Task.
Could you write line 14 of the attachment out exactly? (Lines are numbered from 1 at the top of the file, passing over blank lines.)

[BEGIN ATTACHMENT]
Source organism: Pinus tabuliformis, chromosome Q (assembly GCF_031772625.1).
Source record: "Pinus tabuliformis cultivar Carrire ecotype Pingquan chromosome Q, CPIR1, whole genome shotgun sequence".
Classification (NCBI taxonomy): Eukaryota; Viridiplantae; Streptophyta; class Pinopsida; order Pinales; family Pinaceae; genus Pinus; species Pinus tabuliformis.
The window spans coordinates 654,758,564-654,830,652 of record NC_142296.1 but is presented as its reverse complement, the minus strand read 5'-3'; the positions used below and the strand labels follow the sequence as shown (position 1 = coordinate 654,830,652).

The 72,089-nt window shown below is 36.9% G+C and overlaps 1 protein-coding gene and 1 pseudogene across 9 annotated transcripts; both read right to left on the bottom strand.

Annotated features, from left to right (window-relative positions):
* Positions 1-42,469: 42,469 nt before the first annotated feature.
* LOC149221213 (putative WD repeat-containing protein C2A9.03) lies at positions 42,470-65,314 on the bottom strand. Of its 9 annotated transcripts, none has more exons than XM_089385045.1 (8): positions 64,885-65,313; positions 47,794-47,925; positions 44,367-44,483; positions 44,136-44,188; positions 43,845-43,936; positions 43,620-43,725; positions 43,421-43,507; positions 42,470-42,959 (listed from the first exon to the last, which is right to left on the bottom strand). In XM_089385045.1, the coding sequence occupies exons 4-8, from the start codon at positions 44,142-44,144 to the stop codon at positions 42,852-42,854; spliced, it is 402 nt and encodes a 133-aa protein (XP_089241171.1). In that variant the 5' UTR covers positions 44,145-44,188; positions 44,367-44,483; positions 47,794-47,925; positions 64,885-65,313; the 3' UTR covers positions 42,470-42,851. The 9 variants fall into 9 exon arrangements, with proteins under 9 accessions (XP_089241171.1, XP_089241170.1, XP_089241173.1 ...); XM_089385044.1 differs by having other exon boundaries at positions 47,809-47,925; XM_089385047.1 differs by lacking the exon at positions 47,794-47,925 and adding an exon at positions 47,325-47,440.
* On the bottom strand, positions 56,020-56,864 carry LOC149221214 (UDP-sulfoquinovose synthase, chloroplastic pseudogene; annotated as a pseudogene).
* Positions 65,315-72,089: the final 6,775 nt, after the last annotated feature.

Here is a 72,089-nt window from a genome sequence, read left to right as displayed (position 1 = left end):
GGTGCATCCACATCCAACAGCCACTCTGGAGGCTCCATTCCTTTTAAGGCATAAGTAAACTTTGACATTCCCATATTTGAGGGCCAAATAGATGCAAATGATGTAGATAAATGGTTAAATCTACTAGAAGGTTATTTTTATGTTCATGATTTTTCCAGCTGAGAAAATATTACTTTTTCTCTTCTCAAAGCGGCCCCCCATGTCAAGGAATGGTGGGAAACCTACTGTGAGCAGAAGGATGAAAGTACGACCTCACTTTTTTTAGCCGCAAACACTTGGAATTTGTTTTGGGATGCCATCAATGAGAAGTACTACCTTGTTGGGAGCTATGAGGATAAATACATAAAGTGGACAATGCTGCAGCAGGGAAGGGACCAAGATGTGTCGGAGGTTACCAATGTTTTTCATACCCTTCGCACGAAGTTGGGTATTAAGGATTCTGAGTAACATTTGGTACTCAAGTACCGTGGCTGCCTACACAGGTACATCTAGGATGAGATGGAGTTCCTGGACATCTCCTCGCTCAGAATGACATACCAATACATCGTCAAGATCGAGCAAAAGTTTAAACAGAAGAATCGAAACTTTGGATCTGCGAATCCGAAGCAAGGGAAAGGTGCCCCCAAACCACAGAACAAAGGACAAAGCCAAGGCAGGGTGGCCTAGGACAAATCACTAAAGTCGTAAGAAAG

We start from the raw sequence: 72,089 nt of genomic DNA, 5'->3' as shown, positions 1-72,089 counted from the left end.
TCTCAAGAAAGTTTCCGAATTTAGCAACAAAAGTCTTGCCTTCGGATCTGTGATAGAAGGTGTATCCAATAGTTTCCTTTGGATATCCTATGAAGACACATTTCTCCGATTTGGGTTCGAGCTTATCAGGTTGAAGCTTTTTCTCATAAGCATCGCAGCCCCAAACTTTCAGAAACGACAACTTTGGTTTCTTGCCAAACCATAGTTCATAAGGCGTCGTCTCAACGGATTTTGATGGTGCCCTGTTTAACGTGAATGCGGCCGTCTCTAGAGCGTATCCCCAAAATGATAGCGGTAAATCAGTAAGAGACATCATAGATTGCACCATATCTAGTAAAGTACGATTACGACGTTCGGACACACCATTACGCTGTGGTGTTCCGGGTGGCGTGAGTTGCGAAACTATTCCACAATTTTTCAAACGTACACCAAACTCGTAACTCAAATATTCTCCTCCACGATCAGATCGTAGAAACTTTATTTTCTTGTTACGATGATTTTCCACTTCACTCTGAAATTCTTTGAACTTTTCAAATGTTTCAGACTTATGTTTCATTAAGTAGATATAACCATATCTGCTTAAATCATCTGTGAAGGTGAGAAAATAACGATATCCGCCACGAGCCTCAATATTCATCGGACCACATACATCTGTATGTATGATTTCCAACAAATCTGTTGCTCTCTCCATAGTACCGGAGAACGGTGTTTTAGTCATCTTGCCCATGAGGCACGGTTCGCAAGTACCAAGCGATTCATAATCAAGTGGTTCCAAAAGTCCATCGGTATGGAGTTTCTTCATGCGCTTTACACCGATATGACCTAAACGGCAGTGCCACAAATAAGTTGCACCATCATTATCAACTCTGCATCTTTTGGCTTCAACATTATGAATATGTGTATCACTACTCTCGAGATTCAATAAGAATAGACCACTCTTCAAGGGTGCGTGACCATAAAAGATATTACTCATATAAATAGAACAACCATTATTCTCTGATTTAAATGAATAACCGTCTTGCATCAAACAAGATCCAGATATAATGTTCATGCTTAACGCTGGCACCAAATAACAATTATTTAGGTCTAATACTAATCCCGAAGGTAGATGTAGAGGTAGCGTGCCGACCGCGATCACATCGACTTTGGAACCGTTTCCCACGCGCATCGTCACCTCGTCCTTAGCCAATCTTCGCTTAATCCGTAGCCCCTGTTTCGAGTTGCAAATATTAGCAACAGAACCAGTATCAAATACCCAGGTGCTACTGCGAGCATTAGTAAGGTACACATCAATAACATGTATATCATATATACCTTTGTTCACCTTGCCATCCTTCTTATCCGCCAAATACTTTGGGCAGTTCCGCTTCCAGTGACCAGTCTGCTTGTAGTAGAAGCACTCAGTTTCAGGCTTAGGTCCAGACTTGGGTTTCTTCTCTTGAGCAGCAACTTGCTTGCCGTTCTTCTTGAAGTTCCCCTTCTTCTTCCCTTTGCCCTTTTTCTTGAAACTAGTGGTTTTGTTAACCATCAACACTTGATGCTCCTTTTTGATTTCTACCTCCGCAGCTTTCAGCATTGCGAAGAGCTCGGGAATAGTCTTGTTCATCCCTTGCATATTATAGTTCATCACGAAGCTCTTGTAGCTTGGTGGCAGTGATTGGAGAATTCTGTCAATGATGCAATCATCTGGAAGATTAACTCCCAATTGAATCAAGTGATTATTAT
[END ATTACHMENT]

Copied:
TCTCAAGAAAGTTTCCGAATTTAGCAACAAAAGTCTTGCCTTCGGATCTGTGATAGAAGGTGTATCCAATAGTTTCCTTTGGATATCCTATGAAGACACATTTCTCCGATTTGGGTTCGAGCTTATCAGGTTGAAGCTTTTTCTCATAAGCATCGCAGCCCCAAACTTTCAGAAACGACAACTTTGGTTTCTTGCCAAACCATAGTTCATAAGGCGTCGTCTCAACGGATTTTGATGGTGCCCTGTTTAACGTGAATGCGGCCGTCTCTAGAGCGTATCCCCAAAATGATAGCGGTAAATCAGTAAGAGACATCATAGATTGCACCATATCTAGTAAAGTACGATTACGACGTTCGGACACACCATTACGCTGTGGTGTTCCGGGTGGCGTGAGTTGCGAAACTATTCCACAATTTTTCAAACGTACACCAAACTCGTAACTCAAATATTCTCCTCCACGATCAGATCGTAGAAACTTTATTTTCTTGTTACGATGATTTTCCACTTCACTCTGAAATTCTTTGAACTTTTCAAATGTTTCAGACTTATGTTTCATTAAGTAGATATAACCATATCTGCTTAAATCATCTGTGAAGGTGAGAAAATAACGATATCCGCCACGAGCCTCAATATTCATCGGACCACATACATCTGTATGTATGATTTCCAACAAATCTGTTGCTCTCTCCATAGTACCGGAGAACGGTGTTTTAGTCATCTTGCCCATGAGGCACGGTTCGCAAGTACCAAGCGATTCATAATCAAGTGGTTCCAAAAGTCCATCGGTATGGAGTTTCTTCATGCGCTTTACACCGATATGACCTAAACGGCAGTGCCACAAATAAGTTGCACCATCATTATCAACTCTGCATCTTTTGGCTTCAACATTATGAATATGTGTATCACTACTCTCGAGATTCAATAAGAATAGACCACTCTTCAAGGGTGCGTGACCATAAAAGATATTACTCATATAAATAGAACAACCATTATTCTCTGATTTAAATGAATAACCGTCTTGCATCAAACAAGATCCAGATATAATGTTCATGCTTAACGCTGGCACCAAATAACAATTATTTAGGTCTAATACTAATCCCGAAGGTAGATGTAGAGGTAGCGTGCCGACCGCGATCACATCGACTTTGGAACCGTTTCCCACGCGCATCGTCACCTCGTCCTTAGCCAATCTTCGCTTAATCCGTAGCCCCTGTTTCGAGTTGCAAATATTAGCAACAGAACCAGTATCAAATACCCAGGTGCTACTGCGAGCATTAGTAAGGTACACATCAATAACATGTATATCATATATACCTTTGTTCACCTTGCCATCCTTCTTATCCGCCAAATACTTTGGGCAGTTCCGCTTCCAGTGACCAGTCTGCTTGTAGTAGAAGCACTCAGTTTCAGGCTTAGGTCCAGACTTGGGTTTCTTCTCTTGAGCAGCAACTTGCTTGCCGTTCTTCTTGAAGTTCCCCTTCTTCTTCCCTTTGCCCTTTTTCTTGAAACTAGTGGTTTTGTTAACCATCAACACTTGATGCTCCTTTTTGATTTCTACCTCCGCAGCTTTCAGCATTGCGAAGAGCTCGGGAATAGTCTTGTTCATCCCTTGCATATTATAGTTCATCACGAAGCTCTTGTAGCTTGGTGGCAGTGATTGGAGAATTCTGTCAATGATGCAATCATCTGGAAGATTAACTCCCAATTGAATCAAGTGATTATTAT